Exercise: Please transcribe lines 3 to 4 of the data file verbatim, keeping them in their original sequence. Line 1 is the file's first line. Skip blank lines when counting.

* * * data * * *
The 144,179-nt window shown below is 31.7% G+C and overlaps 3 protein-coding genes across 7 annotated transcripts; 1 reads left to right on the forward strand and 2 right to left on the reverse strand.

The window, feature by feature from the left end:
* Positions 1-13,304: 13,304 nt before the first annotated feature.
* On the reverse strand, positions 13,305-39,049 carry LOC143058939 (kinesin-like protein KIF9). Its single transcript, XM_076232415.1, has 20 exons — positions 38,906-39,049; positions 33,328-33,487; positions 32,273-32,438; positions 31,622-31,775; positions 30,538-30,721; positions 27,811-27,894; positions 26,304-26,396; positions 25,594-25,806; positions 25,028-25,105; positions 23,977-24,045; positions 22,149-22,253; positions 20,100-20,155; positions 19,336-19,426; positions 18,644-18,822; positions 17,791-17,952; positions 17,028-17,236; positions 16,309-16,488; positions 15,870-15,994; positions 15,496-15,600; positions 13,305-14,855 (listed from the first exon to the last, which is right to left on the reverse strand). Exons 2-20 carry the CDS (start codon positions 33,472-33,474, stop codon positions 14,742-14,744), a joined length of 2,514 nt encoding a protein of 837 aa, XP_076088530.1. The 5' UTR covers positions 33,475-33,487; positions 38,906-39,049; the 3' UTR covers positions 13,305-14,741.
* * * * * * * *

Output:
* Positions 1-13,304: 13,304 nt before the first annotated feature.
* On the reverse strand, positions 13,305-39,049 carry LOC143058939 (kinesin-like protein KIF9). Its single transcript, XM_076232415.1, has 20 exons — positions 38,906-39,049; positions 33,328-33,487; positions 32,273-32,438; positions 31,622-31,775; positions 30,538-30,721; positions 27,811-27,894; positions 26,304-26,396; positions 25,594-25,806; positions 25,028-25,105; positions 23,977-24,045; positions 22,149-22,253; positions 20,100-20,155; positions 19,336-19,426; positions 18,644-18,822; positions 17,791-17,952; positions 17,028-17,236; positions 16,309-16,488; positions 15,870-15,994; positions 15,496-15,600; positions 13,305-14,855 (listed from the first exon to the last, which is right to left on the reverse strand). Exons 2-20 carry the CDS (start codon positions 33,472-33,474, stop codon positions 14,742-14,744), a joined length of 2,514 nt encoding a protein of 837 aa, XP_076088530.1. The 5' UTR covers positions 33,475-33,487; positions 38,906-39,049; the 3' UTR covers positions 13,305-14,741.